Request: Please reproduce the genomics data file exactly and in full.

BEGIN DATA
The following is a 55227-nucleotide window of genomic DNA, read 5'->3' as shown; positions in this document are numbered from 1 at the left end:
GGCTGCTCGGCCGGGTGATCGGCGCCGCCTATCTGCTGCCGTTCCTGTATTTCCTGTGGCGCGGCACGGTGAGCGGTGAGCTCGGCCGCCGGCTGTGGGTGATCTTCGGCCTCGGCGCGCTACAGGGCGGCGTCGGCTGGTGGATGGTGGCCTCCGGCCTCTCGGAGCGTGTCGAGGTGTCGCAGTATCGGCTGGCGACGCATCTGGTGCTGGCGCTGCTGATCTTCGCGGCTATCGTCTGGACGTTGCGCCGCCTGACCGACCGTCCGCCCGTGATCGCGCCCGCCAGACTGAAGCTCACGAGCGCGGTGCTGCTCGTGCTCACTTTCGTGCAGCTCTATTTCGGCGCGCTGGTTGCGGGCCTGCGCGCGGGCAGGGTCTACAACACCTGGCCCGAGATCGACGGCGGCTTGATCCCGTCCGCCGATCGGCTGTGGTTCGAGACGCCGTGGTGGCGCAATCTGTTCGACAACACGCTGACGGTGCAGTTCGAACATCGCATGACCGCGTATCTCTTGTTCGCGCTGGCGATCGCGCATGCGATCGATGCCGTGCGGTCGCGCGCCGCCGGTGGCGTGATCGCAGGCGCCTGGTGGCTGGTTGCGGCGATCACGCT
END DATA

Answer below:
The following is a 55227-nucleotide window of genomic DNA, read 5'->3' as shown; positions in this document are numbered from 1 at the left end:
GGCTGCTCGGCCGGGTGATCGGCGCCGCCTATCTGCTGCCGTTCCTGTATTTCCTGTGGCGCGGCACGGTGAGCGGTGAGCTCGGCCGCCGGCTGTGGGTGATCTTCGGCCTCGGCGCGCTACAGGGCGGCGTCGGCTGGTGGATGGTGGCCTCCGGCCTCTCGGAGCGTGTCGAGGTGTCGCAGTATCGGCTGGCGACGCATCTGGTGCTGGCGCTGCTGATCTTCGCGGCTATCGTCTGGACGTTGCGCCGCCTGACCGACCGTCCGCCCGTGATCGCGCCCGCCAGACTGAAGCTCACGAGCGCGGTGCTGCTCGTGCTCACTTTCGTGCAGCTCTATTTCGGCGCGCTGGTTGCGGGCCTGCGCGCGGGCAGGGTCTACAACACCTGGCCCGAGATCGACGGCGGCTTGATCCCGTCCGCCGATCGGCTGTGGTTCGAGACGCCGTGGTGGCGCAATCTGTTCGACAACACGCTGACGGTGCAGTTCGAACATCGCATGACCGCGTATCTCTTGTTCGCGCTGGCGATCGCGCATGCGATCGATGCCGTGCGGTCGCGCGCCGCCGGTGGCGTGATCGCAGGCGCCTGGTGGCTGGTTGCGGCGATCACGCT